At RiseVT, we recognize that the many challenges that come with closings of school, work, and social gatherings. These are some resources to help:


Pulled from NPR Life Kit’s Coronavirus And Parenting: What You Need to Know Now

  • Handwashing. Make sure they understand that hand-washing isn’t optional. And that means showing them how to do it properly: using soap, warm water and time. Washing should take 20 seconds, which means you may need to help them find a song they can sing (in their heads, maybe twice) — like the ABCs or “Happy Birthday” songs. Be sure they wash whenever they come in from outside, before eating, after coughing or sneezing or blowing their nose and, of course, after using the bathroom.
  • Reduce face touching. Experiment with ways to get them to stop touching their faces (not an easy task!). Try  making them wear scratchy mittens or paint your child’s face — so you can catch them red-handed, though this could also lead to unwanted faceprints on walls and windows.
  • Ease anxiety. Keep it simple, age-appropriate and fact-based. For example, don’t tell your child they won’t get COVID-19; you don’t know that. Instead, the CDC suggests telling children that, from what doctors have seen so far, most kids aren’t getting very sick. In fact, most people who’ve gotten COVID-19 haven’t gotten very sick. Only a small group have had serious problems. And, channeling the great Mr. Rogers: Look for the Helpers. Assure your kids, if they (or someone they love) do get sick, the world is full of grown-ups who will help. And be sure to check out this incredible comic by Malaka Gharib. She made it specifically for kids who may be scared or confused about coronavirus.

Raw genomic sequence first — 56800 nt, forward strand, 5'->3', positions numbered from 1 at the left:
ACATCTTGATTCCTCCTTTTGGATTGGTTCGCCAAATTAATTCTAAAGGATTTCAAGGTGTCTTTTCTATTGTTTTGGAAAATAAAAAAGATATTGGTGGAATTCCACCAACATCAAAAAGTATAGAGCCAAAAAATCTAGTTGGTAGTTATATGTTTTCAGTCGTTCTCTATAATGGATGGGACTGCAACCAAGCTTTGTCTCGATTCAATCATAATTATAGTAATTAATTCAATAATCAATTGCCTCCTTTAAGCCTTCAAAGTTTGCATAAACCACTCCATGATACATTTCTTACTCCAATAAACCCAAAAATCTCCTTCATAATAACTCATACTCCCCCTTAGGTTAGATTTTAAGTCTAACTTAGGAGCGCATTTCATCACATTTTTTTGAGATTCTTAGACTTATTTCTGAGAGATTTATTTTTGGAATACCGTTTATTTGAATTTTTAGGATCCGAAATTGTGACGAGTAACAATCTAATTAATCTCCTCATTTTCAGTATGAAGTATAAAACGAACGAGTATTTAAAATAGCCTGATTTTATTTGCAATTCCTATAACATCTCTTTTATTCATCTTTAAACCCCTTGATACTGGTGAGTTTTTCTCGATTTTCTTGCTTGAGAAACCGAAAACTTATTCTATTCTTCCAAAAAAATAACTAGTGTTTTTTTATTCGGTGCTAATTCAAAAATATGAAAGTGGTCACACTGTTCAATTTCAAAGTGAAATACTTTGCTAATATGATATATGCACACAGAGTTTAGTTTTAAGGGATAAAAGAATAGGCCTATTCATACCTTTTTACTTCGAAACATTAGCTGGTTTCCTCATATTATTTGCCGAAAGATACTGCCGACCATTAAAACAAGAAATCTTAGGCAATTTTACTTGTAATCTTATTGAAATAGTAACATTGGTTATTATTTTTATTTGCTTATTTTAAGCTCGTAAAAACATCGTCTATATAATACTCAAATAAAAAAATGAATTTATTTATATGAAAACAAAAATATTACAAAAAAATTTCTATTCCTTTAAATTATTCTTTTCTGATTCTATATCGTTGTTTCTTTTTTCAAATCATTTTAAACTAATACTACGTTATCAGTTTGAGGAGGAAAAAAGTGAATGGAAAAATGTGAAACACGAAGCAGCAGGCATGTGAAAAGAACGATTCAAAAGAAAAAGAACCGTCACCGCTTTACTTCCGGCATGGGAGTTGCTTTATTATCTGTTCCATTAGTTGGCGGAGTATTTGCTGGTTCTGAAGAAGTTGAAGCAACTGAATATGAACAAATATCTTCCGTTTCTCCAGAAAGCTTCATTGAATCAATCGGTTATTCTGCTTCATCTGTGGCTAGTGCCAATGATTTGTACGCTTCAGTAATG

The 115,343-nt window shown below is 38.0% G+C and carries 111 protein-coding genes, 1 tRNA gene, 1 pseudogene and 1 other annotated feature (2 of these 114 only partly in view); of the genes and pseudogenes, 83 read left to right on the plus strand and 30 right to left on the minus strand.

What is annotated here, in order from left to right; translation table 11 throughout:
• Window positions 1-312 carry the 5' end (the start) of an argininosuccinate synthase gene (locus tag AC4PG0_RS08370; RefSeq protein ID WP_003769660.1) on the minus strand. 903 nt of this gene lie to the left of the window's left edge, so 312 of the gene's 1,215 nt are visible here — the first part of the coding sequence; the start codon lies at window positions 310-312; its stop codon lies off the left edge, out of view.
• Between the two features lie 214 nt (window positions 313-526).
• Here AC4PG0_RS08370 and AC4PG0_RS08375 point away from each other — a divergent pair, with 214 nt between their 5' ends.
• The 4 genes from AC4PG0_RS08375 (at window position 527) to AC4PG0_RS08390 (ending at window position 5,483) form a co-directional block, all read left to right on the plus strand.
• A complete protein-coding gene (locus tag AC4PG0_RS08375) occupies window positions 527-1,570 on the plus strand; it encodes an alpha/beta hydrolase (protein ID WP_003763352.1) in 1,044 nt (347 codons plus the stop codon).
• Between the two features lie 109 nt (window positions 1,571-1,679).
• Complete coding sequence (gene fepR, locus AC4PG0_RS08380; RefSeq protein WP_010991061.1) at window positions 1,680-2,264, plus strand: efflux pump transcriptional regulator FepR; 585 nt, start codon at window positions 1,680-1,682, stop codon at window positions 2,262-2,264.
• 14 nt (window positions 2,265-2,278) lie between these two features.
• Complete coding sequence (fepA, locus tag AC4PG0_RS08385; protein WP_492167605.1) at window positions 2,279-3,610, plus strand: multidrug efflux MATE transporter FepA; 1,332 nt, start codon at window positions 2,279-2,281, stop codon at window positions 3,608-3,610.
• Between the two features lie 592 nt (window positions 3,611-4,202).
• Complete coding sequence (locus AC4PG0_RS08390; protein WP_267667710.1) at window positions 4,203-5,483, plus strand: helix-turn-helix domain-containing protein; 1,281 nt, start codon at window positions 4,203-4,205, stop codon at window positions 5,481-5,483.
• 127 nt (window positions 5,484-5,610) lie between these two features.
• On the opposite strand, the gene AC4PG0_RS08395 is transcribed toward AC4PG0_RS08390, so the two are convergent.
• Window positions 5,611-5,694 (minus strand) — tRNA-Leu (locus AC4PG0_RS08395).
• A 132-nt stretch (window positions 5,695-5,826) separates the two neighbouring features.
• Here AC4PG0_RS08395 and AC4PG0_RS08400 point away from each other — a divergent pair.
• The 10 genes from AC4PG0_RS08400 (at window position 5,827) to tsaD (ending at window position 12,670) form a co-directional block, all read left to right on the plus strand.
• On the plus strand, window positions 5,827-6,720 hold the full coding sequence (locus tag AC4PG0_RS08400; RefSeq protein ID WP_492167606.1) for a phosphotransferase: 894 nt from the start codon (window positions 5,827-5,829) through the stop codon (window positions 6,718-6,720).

Pulled from NPR Life Kit’s Coronavirus And Parenting: What You Need to Know Now

  • Many parents and caregivers will have to scramble for child care, especially low-wage workers who may not have vacation or sick leave. If you’re not one of those parents, try to do something to help those who are.
  • Get outside! Go for a walk, a bike ride or, if possible, a family hike.
  • While everyone’s home, try giving the kids more responsibility around the house, including cooking a meal or doing the laundry. And cleaning — there’s going to be a lot of cleaning to do!
  • Common Sense Media is a great resource for quality screen-time recommendations both free and paid, educational and purely recreational.
  • GoNoodle offers both physical dance/movement and meditation videos, and this is a great time for everyone in the family to learn TikTok dances like the Renegade.

From Good Housekeeping:

Keep your kids minds engaged even if they aren’t at school with this list of STEM activities to do with kids.